Anyone familiar with this site knows I’m a big fan of geoarbitrage. When done correctly, it’s a great way to lower your housing costs and free up a lot of money for investing. For example, Mrs. Groovy and I lowered our housing costs to roughly 3% of our household income by relocating to Charlotte. Had we remained on Long Island, our housing costs would have gobbled up close to 25% of our household income.
For financial reasons, I’m very glad I left Long Island. Had I stayed on that freaky but lovable New York City appendage, there’s no way I would have achieved financial independence at age 53.
But I’m also glad I left Long Island for non-financial reasons. Relocating to Charlotte made me a better person. It allowed me to be the person I wanted to be, not the person I was expected to be. Let me explain.
Creating an Encore Persona
When I was a younger man, I was very into politics and very partisan. It didn’t matter what my party said or did, I had its back. If it said ketchup was a vegetable, ketchup was a freakin’ vegetable damn it. And any scoundrel who said otherwise had best be ready for a fight.
To say I drank the party Kool-Aid was a gross understatement. I was a classic my-mother-drunk-or-sober fool.
Being a partisan ass wasn’t very becoming. It also wasn’t very honorable. Fortunately, though, as I neared my mid 30s, I realized how profoundly ignoble my behavior was, and I effectively retired from partisan politics. But here’s the problem. How do you get family, friends, and co-workers to forget the previous two decades of your existence? To them, regardless of what I professed, I was still a partisan ass, and they simply couldn’t resist the urge to talk politics with me and get my take on whatever controversy was roiling the media.
It was maddening. I was so one dimensional for so long, I was scarcely even human anymore. Everyone saw me as some mindless drone who could only be understood and reached through the prism of partisan politics.
Ah, but then I moved to Charlotte.
The people I’ve met in Charlotte don’t know I was a partisan ass back in New York. To them, I’m just a happy-go-lucky guy with a weird accent who is totally apolitical. And that’s just the way I like it.
In the ten years I worked in Charlotte before I retired, you know how often I discussed politics with my co-workers? Maybe a half dozen times. You know how many times I initiated those discussions? Zero.
When I talked to my co-workers, it was mainly about work. And if it wasn’t about work, it was about their lives—their kids, their pets, or their latest smartphones. Anything but politics. It was pure heaven.
I Don’t Give a Crap About the Dallas Cowboys Either
When I was growing up, I was a big time Dallas Cowboy and New York Islander fan. But just as with partisan politics, something clicked when I hit my mid 30s. My devotion to professional sports in general and these two teams in particular began to strike me as increasingly foolish. “Who are these guys?” I asked myself. “Do they give a crap about me? And if they don’t, which is perfectly understandable, why am I wasting so much time, energy, and money watching them throw a football and whack a puck?”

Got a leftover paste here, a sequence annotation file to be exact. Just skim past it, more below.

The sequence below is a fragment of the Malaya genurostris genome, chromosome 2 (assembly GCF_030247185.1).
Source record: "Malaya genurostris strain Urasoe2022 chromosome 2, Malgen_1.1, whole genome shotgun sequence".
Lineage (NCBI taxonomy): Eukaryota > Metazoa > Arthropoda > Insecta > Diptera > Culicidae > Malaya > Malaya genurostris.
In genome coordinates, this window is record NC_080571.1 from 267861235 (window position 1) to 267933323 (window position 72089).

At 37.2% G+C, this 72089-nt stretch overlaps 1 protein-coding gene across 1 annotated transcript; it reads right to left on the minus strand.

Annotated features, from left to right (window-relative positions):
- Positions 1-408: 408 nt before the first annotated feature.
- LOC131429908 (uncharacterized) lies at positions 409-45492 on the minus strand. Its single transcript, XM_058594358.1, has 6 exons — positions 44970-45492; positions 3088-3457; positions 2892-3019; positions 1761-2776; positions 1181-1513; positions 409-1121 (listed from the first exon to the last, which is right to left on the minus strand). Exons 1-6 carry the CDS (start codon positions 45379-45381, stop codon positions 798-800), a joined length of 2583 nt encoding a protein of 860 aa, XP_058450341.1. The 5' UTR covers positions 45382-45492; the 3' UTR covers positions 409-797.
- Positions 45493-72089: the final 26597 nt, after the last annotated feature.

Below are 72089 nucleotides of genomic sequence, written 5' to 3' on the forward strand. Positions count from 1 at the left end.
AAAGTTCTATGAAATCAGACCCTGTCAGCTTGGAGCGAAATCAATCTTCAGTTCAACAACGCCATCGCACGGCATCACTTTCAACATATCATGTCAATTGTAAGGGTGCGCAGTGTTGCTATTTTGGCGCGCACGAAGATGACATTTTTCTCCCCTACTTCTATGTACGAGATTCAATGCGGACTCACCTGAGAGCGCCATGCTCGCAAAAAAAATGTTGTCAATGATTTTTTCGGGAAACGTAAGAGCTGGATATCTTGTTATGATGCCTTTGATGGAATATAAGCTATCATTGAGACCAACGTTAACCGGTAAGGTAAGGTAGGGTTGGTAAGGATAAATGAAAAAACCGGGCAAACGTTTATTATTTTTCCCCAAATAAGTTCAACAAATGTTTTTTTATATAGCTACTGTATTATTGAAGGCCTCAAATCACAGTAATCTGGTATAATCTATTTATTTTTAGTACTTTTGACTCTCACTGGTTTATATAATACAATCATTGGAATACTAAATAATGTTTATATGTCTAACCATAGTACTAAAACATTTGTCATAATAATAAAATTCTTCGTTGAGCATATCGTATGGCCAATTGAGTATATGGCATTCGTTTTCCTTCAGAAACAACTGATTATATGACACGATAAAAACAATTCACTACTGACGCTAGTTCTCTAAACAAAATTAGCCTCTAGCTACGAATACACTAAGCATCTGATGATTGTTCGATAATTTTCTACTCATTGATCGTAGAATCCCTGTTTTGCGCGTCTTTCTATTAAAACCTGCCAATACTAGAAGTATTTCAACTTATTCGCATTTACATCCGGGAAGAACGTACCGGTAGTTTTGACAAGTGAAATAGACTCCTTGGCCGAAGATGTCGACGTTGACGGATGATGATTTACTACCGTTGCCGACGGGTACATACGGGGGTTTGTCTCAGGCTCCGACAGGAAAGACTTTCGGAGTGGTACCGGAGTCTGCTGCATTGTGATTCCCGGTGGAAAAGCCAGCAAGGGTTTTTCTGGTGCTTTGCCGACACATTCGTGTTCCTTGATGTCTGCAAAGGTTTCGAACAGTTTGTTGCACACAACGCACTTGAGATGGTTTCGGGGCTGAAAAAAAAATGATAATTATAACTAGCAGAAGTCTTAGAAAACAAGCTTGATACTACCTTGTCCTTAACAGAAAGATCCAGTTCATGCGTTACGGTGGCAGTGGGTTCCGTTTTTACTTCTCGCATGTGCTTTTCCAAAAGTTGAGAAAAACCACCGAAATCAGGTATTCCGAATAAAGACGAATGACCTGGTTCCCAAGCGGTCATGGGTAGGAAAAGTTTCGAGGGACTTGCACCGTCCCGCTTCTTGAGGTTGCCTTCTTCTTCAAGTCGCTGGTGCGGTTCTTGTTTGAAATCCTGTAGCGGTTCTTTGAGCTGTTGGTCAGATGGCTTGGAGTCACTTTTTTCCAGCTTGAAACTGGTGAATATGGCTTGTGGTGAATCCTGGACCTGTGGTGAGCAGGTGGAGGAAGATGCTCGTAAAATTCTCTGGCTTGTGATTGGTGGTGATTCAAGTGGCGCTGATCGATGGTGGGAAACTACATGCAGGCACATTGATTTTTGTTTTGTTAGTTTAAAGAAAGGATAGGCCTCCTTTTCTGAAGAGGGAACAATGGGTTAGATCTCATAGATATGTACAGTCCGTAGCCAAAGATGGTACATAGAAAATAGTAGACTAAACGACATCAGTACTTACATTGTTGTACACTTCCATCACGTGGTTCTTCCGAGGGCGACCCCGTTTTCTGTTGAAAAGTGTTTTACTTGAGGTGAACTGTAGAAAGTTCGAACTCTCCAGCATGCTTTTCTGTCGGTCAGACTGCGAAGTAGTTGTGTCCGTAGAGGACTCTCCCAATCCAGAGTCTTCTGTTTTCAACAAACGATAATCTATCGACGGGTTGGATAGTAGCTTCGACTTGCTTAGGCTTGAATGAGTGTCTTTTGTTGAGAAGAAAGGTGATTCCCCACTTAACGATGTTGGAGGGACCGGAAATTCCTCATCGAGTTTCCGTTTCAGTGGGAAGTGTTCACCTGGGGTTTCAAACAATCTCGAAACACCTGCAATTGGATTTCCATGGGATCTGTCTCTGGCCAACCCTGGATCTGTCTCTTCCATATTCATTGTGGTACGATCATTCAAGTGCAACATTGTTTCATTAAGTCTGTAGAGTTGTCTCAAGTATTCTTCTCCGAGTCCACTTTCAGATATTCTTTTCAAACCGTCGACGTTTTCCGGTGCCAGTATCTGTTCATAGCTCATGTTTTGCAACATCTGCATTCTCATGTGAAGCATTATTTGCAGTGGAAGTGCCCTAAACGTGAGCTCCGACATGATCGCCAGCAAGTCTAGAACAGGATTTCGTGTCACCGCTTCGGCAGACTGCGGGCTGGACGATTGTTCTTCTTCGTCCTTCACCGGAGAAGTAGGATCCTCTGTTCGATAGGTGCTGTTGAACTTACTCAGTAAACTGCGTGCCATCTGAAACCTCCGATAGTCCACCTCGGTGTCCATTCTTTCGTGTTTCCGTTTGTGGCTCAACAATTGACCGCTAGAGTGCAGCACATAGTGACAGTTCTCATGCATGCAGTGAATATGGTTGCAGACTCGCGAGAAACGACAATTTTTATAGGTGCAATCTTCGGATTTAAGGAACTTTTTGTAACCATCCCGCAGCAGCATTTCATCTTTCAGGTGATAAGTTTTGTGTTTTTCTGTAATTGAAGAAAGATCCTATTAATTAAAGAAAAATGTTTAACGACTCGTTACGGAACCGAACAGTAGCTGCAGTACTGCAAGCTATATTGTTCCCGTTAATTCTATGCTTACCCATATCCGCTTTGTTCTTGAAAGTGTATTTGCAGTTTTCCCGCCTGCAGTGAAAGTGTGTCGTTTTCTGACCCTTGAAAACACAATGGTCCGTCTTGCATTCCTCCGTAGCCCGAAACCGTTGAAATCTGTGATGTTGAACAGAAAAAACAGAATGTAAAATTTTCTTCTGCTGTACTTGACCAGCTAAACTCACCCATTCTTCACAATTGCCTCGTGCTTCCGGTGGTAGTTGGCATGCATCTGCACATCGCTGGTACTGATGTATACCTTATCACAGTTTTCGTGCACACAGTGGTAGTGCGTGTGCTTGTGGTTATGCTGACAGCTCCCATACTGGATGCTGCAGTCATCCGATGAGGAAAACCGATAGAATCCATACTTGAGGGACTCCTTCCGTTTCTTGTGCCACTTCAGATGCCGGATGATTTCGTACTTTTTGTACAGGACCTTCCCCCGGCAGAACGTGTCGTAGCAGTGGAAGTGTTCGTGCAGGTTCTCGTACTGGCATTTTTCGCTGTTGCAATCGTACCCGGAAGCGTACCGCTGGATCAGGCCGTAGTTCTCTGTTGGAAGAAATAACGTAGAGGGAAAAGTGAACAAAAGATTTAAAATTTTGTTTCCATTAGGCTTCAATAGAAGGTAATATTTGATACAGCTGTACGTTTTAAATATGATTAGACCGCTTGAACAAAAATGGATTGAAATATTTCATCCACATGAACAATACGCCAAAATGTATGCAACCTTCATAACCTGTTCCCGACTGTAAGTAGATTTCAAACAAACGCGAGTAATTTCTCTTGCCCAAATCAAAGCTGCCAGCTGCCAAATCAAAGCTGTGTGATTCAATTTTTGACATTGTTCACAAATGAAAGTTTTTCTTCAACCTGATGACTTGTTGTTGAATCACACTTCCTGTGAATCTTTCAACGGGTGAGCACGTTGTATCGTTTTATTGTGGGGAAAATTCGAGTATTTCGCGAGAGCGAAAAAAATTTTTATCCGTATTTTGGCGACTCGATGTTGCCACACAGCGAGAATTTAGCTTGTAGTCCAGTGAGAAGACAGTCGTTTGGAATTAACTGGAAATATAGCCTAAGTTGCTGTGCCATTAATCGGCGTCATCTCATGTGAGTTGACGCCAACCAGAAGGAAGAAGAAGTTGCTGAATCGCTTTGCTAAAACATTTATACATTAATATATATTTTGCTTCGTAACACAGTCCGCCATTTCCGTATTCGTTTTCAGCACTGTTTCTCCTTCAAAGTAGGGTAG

Had I remained on Long Island, my new-found disdain for professional sports and the Cowboys and Islanders would have required a lot of explaining. After all, being a sports fanatic and a rabid Cowboy and Islander fan was a big part of “who I was.”
But there was no explaining necessary down in Charlotte.
Another thing that didn’t require any explaining down in Charlotte was my spending prerogatives.
It’s hard to articulate, but there was always this unstated pressure back on Long Island to spend and behave like an upper-class person. And this unstated pressure came from family and friends as well. Of course, no one would ever call you a “loser” to your face. But you got this unmistakable sense that people would think less of you if you lived in a working-class town, or drove a “bottom-of-the-line” car, or shopped at Walmart, or—heaven forbid—had a job that actually required you to get dirty.
This Long Island “attitude” is precisely why I gave up a promising car-washing career. It’s also why I dreaded being seen by anyone I knew when I was picking up litter at my highway job.
But Mrs. Groovy and I don’t have upper-class tastes. We don’t need fancy cars and clothes to feel fulfilled. Nor do we need exquisite restaurants and vacation destinations. We’re perfectly happy with the mundane—driving a 2004 Camry, outfitting our wardrobes from Walmart, celebrating Valentine’s Day at Sonic, and vacationing in Birmingham, Alabama.
And God damn it, I like picking up litter.
Charlotte, for all its faults, is a lot less snooty than Long Island. There’s no unstated pressure to be refined. We can live like the great unwashed we are and not feel like second-class citizens.
Up until this post, I’ve only considered the financial benefits of geoarbitrage. But what if the main benefit of geoarbitrage isn’t financial? What if the main benefit of geoarbitrage is that it allows you to cast off the yoke of expectations? To free yourself from the attitudes and sympathies that no longer suit you but because of family, friends, and co-workers are stuck to you like barnicles? Would geoarbitrage still be worth it?
Okay, groovy freedomist, that’s all I got. What say you? Is geoarbitrage a great way to reinvent yourself? Or is using geoarbitrage to create an encore persona overkill? Shouldn’t one have the courage to reinvent oneself without having to escape family, friends, and co-workers and moving to another part of the country? Let me know what you think when you get a chance. I’d love to hear your thoughts. Peace.